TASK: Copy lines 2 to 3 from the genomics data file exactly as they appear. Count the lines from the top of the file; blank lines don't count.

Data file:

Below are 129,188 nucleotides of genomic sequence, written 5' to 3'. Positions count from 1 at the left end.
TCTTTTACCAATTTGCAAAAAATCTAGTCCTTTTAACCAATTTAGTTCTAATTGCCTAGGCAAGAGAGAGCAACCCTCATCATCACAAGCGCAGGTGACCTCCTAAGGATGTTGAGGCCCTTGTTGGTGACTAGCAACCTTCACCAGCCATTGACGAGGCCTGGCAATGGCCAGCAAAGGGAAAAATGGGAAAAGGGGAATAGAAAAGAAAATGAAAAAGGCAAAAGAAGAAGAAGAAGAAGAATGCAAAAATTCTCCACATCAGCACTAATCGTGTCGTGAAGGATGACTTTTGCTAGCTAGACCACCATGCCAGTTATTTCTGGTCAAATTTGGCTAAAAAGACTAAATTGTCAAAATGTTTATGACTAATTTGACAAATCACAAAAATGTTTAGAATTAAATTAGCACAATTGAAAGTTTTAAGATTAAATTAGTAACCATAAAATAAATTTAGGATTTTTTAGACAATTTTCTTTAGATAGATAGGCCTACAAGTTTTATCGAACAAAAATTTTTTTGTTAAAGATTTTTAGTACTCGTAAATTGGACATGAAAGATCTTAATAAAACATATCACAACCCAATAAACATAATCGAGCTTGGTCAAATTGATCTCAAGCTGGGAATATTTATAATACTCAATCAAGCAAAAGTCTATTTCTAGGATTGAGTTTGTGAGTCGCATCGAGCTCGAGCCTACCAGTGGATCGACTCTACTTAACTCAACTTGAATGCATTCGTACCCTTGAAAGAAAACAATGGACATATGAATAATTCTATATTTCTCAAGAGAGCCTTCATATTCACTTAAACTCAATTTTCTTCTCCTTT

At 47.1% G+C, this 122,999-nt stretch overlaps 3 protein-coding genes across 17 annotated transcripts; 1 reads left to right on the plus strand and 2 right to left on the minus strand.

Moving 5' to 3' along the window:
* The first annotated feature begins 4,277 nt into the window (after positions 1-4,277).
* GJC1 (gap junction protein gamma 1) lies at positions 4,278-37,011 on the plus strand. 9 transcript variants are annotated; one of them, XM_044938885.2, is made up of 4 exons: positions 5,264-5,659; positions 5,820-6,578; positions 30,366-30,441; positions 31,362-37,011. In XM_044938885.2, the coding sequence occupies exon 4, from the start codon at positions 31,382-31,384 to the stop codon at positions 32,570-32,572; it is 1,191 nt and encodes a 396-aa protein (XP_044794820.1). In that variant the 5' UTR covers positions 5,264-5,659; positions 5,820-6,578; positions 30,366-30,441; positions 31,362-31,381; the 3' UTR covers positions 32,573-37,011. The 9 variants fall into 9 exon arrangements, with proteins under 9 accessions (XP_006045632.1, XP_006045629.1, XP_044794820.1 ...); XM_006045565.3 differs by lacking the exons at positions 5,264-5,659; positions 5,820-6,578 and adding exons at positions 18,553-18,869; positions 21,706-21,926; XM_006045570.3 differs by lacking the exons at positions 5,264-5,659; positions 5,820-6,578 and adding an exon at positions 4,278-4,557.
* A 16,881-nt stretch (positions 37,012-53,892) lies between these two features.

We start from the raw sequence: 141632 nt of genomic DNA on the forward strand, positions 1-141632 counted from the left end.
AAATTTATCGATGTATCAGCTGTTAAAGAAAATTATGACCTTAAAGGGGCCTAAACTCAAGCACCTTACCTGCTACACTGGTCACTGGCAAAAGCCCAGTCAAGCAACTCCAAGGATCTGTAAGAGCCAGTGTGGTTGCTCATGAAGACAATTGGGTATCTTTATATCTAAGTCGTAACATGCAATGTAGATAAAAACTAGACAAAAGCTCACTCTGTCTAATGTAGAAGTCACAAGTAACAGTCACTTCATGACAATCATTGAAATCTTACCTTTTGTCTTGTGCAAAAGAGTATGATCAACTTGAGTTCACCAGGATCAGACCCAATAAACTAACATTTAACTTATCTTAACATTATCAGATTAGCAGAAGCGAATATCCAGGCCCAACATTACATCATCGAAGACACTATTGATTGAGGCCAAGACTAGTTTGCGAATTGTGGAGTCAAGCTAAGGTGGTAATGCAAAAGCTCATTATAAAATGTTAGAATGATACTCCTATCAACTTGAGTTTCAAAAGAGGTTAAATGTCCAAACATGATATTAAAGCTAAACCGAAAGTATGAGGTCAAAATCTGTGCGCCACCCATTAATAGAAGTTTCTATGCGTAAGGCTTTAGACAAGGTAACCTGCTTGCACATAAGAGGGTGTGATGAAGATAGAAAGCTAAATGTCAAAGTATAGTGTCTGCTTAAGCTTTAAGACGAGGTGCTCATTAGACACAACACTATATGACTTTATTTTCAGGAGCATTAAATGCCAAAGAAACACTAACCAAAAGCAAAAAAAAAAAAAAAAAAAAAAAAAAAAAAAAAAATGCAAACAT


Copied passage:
TCTTTTACCAATTTGCAAAAAATCTAGTCCTTTTAACCAATTTAGTTCTAATTGCCTAGGCAAGAGAGAGCAACCCTCATCATCACAAGCGCAGGTGACCTCCTAAGGATGTTGAGGCCCTTGTTGGTGACTAGCAACCTTCACCAGCCATTGACGAGGCCTGGCAATGGCCAGCAAAGGGAAAAATGGGAAAAGGGGAATAGAAAAGAAAATGAAAAAGGCAAAAGAAGAAGAAGAAGAAGAATGCAAAAATTCTCCACATCAGCACTAATCGTGTCGTGAAGGATGACTTTTGCTAGCTAGACCACCATGCCAGTTATTTCTGGTCAAATTTGGCTAAAAAGACTAAATTGTCAAAATGTTTATGACTAATTTGACAAATCACAAAAATGTTTAGAATTAAATTAGCACAATTGAAAGTTTTAAGATTAAATTAGTAACCATAAAATAAATTTAGGATTTTTTAGACAATTTTCTTTAGATAGATAGGCCTACAAGTTTTATCGAACAAAAATTTTTTTGTTAAAGATTTTTAGTACTCGTAAATTGGACATGAAAGATCTTAATAAAACATATCACAACCCAATAAACATAATCGAGCTTGGTCAAATTGATCTCAAGCTGGGAATATTTATAATACTCAATCAAGCAAAAGTCTATTTCTAGGATTGAGTTTGTGAGTCGCATCGAGCTCGAGCCTACCAGTGGATCGACTCTACTTAACTCAACTTGAATGCATTCGTACCCTTGAAAGAAAACAATGGACATATGAATAATTCTATATTTCTCAAGAGAGCCTTCATATTCACTTAAACTCAATTTTCTTCTCCTTT

At 47.1% G+C, this 122,999-nt stretch overlaps 3 protein-coding genes across 17 annotated transcripts; 1 reads left to right on the plus strand and 2 right to left on the minus strand.